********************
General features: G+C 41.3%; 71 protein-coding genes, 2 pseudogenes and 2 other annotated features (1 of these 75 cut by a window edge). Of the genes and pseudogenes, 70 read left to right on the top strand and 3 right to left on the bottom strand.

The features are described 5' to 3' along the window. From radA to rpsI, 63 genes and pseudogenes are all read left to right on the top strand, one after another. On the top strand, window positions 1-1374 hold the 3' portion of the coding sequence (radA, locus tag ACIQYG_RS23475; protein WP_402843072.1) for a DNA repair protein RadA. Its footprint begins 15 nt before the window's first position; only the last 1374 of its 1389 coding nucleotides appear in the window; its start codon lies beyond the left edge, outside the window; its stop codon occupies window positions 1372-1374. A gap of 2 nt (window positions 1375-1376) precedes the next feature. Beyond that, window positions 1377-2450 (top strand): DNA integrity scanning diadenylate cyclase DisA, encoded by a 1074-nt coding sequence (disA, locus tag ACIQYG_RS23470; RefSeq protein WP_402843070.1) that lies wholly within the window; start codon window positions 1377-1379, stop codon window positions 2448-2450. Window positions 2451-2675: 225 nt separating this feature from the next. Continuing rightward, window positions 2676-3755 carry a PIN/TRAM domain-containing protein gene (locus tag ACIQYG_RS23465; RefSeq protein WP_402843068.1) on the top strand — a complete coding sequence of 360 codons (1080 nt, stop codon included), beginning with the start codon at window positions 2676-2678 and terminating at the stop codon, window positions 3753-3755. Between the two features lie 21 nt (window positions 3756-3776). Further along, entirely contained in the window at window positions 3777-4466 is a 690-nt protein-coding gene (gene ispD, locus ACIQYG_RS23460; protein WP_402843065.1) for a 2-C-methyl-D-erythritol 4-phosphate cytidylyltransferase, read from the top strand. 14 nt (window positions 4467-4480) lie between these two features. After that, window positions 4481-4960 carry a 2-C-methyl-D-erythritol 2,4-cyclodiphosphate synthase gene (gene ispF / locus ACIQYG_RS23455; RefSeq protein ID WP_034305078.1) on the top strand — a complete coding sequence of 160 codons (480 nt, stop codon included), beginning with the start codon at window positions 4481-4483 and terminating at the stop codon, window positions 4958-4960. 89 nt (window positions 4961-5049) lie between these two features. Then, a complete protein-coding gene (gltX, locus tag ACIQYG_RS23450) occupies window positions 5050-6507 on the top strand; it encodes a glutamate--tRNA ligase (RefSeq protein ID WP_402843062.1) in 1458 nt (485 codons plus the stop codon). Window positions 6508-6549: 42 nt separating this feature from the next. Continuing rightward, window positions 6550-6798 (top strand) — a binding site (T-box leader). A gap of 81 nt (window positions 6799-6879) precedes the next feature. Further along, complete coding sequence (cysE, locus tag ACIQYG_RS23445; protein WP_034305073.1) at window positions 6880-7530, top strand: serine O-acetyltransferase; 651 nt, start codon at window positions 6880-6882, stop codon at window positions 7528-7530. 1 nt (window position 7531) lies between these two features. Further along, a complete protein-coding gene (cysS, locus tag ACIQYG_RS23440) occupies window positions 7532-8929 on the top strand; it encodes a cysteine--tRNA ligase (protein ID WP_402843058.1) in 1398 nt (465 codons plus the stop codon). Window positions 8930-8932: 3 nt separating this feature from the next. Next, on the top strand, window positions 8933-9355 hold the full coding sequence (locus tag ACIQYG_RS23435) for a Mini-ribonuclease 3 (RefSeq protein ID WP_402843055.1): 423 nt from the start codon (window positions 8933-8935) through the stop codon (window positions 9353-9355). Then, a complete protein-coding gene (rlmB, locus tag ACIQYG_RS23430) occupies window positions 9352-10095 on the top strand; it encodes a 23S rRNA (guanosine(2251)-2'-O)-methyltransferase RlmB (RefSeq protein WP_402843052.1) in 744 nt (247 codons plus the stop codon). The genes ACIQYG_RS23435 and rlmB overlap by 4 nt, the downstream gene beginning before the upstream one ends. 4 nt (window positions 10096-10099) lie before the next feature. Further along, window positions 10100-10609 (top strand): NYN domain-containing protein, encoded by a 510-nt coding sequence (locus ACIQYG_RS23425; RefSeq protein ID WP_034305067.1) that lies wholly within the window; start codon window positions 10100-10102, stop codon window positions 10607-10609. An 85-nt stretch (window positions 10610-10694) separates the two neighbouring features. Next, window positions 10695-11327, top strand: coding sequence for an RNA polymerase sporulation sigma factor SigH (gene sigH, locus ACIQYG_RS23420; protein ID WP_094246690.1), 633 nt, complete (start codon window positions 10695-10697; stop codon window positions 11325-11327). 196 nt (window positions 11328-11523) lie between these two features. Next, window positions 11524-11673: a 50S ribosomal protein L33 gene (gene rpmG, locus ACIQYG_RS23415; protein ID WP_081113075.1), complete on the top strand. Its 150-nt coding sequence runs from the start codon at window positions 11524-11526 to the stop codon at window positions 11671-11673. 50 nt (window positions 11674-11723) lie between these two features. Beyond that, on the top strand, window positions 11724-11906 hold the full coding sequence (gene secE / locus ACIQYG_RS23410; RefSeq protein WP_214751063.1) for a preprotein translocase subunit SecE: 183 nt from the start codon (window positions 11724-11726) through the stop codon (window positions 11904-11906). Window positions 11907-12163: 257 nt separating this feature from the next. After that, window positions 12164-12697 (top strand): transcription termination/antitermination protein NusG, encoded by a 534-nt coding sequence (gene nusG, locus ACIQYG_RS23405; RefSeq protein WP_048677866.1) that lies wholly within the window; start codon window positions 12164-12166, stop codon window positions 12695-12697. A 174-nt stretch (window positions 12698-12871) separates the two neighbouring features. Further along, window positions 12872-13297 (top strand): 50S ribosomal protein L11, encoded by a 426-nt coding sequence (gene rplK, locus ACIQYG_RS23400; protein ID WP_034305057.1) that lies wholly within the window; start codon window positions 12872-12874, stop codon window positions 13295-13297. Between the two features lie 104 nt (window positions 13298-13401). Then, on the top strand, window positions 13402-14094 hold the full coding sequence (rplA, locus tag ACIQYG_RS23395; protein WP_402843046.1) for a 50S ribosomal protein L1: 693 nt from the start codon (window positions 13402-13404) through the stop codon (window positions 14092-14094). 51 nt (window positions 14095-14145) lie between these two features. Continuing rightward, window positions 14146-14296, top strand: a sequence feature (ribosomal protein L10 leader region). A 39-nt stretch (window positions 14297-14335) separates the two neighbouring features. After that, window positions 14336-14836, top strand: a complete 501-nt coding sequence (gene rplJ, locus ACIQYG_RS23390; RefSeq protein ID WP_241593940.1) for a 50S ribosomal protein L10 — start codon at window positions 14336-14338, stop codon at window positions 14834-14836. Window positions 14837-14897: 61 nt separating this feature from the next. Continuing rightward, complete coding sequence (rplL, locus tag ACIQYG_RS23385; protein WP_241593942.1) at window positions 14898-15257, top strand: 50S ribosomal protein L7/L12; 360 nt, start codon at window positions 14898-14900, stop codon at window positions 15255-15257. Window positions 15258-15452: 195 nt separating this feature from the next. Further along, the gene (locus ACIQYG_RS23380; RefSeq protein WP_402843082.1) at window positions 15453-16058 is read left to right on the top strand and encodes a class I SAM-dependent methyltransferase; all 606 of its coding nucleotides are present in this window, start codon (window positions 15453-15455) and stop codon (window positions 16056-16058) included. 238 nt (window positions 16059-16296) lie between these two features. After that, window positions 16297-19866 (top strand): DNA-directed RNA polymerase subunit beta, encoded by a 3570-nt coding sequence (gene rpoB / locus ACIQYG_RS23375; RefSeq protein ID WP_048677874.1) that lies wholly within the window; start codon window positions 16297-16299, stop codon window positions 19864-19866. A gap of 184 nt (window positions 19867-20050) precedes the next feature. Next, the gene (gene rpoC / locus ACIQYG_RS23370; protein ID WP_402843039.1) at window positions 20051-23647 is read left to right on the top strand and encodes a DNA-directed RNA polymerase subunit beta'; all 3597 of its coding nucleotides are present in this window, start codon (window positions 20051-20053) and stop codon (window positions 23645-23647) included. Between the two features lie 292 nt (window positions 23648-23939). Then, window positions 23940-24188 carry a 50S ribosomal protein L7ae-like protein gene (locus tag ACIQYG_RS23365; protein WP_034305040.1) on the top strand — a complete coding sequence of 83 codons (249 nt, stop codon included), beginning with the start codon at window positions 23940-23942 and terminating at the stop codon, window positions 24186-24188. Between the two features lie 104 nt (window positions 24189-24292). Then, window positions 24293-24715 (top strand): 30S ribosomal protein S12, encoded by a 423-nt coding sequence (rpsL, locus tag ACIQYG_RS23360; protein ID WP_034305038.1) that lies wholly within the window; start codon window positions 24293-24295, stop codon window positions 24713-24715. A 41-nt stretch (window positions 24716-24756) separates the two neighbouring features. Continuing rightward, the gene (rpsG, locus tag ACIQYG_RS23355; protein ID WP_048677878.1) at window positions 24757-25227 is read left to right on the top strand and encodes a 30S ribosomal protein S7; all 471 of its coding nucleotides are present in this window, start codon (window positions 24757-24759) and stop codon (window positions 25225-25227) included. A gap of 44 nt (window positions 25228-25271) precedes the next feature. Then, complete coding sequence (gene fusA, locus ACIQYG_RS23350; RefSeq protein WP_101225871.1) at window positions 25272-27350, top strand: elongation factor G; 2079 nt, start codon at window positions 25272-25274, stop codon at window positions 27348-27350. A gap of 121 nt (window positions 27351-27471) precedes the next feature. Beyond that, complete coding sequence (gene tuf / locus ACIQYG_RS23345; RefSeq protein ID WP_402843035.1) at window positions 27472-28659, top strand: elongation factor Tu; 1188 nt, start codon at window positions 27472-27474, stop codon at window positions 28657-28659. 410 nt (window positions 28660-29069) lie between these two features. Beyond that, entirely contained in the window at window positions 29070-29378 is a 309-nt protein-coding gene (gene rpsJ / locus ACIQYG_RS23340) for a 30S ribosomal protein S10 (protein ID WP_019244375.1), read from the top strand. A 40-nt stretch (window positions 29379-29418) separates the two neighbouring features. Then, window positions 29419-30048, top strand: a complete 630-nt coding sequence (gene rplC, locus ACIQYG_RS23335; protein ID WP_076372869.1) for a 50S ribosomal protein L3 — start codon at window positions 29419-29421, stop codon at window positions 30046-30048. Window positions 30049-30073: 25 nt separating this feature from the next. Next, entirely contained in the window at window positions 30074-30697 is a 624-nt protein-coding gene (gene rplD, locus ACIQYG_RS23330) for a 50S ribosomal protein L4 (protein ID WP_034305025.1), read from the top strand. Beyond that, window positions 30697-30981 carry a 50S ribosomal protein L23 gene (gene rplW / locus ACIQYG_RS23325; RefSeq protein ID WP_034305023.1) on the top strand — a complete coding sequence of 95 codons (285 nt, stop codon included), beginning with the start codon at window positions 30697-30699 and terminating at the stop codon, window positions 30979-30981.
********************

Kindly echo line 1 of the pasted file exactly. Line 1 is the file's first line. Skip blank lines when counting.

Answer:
General features: G+C 41.3%; 71 protein-coding genes, 2 pseudogenes and 2 other annotated features (1 of these 75 cut by a window edge). Of the genes and pseudogenes, 70 read left to right on the top strand and 3 right to left on the bottom strand.